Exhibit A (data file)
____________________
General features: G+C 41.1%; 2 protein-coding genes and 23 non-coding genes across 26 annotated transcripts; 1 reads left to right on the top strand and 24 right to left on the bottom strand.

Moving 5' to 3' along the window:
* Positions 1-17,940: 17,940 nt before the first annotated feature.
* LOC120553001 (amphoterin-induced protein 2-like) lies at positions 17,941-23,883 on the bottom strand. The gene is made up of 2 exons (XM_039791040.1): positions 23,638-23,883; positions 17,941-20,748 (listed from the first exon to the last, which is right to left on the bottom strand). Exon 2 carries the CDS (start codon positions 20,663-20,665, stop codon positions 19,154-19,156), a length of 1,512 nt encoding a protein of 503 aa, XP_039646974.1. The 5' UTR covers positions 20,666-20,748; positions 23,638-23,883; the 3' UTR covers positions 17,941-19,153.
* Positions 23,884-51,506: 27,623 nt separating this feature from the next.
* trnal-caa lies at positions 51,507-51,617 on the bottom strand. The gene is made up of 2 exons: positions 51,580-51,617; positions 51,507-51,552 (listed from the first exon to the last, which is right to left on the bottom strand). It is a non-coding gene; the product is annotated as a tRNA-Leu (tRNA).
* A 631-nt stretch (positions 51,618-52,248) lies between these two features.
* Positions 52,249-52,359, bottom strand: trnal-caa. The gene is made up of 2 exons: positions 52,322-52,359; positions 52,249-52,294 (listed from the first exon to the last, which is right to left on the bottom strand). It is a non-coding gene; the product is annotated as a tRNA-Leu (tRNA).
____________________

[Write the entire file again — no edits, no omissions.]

General features: G+C 41.1%; 2 protein-coding genes and 23 non-coding genes across 26 annotated transcripts; 1 reads left to right on the top strand and 24 right to left on the bottom strand.

Moving 5' to 3' along the window:
* Positions 1-17,940: 17,940 nt before the first annotated feature.
* LOC120553001 (amphoterin-induced protein 2-like) lies at positions 17,941-23,883 on the bottom strand. The gene is made up of 2 exons (XM_039791040.1): positions 23,638-23,883; positions 17,941-20,748 (listed from the first exon to the last, which is right to left on the bottom strand). Exon 2 carries the CDS (start codon positions 20,663-20,665, stop codon positions 19,154-19,156), a length of 1,512 nt encoding a protein of 503 aa, XP_039646974.1. The 5' UTR covers positions 20,666-20,748; positions 23,638-23,883; the 3' UTR covers positions 17,941-19,153.
* Positions 23,884-51,506: 27,623 nt separating this feature from the next.
* trnal-caa lies at positions 51,507-51,617 on the bottom strand. The gene is made up of 2 exons: positions 51,580-51,617; positions 51,507-51,552 (listed from the first exon to the last, which is right to left on the bottom strand). It is a non-coding gene; the product is annotated as a tRNA-Leu (tRNA).
* A 631-nt stretch (positions 51,618-52,248) lies between these two features.
* Positions 52,249-52,359, bottom strand: trnal-caa. The gene is made up of 2 exons: positions 52,322-52,359; positions 52,249-52,294 (listed from the first exon to the last, which is right to left on the bottom strand). It is a non-coding gene; the product is annotated as a tRNA-Leu (tRNA).